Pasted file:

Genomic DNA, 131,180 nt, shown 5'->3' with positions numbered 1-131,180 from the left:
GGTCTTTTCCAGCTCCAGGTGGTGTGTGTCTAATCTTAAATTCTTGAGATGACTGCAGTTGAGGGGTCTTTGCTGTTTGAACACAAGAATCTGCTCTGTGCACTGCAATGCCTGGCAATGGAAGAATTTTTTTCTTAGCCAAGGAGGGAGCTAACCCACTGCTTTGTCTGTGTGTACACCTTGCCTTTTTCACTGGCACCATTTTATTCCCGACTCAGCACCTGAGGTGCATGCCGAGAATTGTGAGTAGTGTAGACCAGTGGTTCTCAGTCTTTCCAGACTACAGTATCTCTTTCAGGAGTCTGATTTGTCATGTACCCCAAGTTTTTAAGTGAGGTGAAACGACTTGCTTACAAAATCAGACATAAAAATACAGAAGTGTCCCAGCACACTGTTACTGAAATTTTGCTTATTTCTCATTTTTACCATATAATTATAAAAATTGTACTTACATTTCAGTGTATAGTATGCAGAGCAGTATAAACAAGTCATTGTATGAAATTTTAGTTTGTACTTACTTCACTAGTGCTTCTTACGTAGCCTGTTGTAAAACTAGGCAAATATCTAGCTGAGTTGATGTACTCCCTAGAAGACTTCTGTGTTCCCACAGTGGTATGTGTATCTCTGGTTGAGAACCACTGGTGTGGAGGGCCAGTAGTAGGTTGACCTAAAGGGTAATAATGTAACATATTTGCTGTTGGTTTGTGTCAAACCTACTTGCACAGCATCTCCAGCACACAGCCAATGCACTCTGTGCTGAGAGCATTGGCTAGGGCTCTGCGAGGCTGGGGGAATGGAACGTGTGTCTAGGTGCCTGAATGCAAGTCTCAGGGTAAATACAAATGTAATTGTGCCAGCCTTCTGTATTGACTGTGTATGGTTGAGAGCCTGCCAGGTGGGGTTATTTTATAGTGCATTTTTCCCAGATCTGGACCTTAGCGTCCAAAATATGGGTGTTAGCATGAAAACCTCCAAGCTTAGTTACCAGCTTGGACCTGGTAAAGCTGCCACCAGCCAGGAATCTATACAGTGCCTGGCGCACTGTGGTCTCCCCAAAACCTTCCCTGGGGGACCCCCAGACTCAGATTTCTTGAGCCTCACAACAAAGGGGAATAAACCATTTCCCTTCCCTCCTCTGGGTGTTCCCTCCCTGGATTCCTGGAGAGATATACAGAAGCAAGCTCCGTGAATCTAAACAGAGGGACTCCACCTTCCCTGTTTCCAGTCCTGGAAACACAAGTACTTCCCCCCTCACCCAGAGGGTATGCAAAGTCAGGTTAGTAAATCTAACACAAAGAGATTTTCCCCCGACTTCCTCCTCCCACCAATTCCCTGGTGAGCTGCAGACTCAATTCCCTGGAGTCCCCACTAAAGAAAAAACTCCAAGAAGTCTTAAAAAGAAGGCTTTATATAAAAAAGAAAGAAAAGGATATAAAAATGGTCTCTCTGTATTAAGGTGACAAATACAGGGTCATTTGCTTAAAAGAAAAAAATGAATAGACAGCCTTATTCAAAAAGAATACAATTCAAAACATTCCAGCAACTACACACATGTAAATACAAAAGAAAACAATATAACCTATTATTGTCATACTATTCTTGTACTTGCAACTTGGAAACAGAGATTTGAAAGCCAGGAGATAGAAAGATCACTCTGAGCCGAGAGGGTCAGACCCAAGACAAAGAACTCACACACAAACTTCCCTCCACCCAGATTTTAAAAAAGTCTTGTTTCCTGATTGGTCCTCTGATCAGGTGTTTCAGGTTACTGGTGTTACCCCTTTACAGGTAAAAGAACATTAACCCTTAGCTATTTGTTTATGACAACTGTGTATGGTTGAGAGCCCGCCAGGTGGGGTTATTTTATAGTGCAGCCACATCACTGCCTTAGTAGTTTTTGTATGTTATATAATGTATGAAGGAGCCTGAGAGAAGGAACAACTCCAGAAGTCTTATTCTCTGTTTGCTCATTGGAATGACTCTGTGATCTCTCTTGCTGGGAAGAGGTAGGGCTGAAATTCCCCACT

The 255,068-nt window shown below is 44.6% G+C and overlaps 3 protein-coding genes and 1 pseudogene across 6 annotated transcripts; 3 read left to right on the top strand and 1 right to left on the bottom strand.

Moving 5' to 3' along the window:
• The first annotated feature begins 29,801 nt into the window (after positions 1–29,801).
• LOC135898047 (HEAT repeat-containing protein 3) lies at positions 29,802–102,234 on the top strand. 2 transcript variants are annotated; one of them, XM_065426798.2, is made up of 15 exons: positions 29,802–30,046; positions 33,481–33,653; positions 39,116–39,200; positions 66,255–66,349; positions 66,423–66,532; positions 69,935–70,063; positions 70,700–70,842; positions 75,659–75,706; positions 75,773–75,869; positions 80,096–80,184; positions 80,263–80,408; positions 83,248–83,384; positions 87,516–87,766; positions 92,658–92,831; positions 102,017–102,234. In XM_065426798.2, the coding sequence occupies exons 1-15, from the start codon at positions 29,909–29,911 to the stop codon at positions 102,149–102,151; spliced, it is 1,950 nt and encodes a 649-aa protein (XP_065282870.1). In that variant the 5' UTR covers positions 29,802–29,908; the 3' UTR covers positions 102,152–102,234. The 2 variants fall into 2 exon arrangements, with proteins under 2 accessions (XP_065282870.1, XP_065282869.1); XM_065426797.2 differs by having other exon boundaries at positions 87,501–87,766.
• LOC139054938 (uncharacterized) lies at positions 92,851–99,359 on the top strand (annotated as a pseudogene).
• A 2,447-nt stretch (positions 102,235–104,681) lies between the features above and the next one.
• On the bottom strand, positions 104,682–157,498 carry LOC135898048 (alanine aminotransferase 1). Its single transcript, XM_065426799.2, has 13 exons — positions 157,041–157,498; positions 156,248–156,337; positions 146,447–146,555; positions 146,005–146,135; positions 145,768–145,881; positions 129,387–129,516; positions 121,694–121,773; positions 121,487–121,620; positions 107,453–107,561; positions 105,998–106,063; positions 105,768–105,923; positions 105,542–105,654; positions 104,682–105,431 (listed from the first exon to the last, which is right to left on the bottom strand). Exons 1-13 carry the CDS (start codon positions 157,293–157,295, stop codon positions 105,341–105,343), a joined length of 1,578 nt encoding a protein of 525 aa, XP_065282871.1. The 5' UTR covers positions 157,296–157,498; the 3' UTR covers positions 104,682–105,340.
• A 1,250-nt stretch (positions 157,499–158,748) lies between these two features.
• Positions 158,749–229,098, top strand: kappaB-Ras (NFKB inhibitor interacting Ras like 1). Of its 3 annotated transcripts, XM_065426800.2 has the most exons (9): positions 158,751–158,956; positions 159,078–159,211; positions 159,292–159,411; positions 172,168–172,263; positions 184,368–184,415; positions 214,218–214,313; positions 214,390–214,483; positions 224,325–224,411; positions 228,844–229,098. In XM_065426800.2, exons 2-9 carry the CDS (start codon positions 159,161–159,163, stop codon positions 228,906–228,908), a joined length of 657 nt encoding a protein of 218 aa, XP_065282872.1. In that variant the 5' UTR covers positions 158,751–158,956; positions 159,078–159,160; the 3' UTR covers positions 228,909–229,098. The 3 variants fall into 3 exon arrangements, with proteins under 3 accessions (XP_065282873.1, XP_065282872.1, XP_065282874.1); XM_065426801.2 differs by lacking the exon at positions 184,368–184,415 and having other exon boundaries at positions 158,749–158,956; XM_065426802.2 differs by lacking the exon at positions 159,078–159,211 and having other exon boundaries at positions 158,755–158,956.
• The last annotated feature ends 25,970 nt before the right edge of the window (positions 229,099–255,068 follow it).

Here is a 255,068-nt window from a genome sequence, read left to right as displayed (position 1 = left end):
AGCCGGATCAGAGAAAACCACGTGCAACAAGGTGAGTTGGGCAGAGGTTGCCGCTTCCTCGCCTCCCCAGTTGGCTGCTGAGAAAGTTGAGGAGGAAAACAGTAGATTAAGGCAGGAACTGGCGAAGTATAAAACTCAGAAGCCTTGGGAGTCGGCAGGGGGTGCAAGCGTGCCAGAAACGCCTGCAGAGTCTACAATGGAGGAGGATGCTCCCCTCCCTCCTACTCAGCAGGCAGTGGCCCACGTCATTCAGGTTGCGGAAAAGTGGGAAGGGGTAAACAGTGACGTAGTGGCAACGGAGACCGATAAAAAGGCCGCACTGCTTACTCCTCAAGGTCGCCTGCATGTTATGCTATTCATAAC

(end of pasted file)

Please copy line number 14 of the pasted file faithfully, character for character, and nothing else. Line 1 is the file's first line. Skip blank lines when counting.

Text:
AGCCGGATCAGAGAAAACCACGTGCAACAAGGTGAGTTGGGCAGAGGTTGCCGCTTCCTCGCCTCCCCAGTTGGCTGCTGAGAAAGTTGAGGAGGAAAACAGTAGATTAAGGCAGGAACTGGCGAAGTATAAAACTCAGAAGCCTTGGGAGTCGGCAGGGGGTGCAAGCGTGCCAGAAACGCCTGCAGAGTCTACAATGGAGGAGGATGCTCCCCTCCCTCCTACTCAGCAGGCAGTGGCCCACGTCATTCAGGTTGCGGAAAAGTGGGAAGGGGTAAACAGTGACGTAGTGGCAACGGAGACCGATAAAAAGGCCGCACTGCTTACTCCTCAAGGTCGCCTGCATGTTATGCTATTCATAAC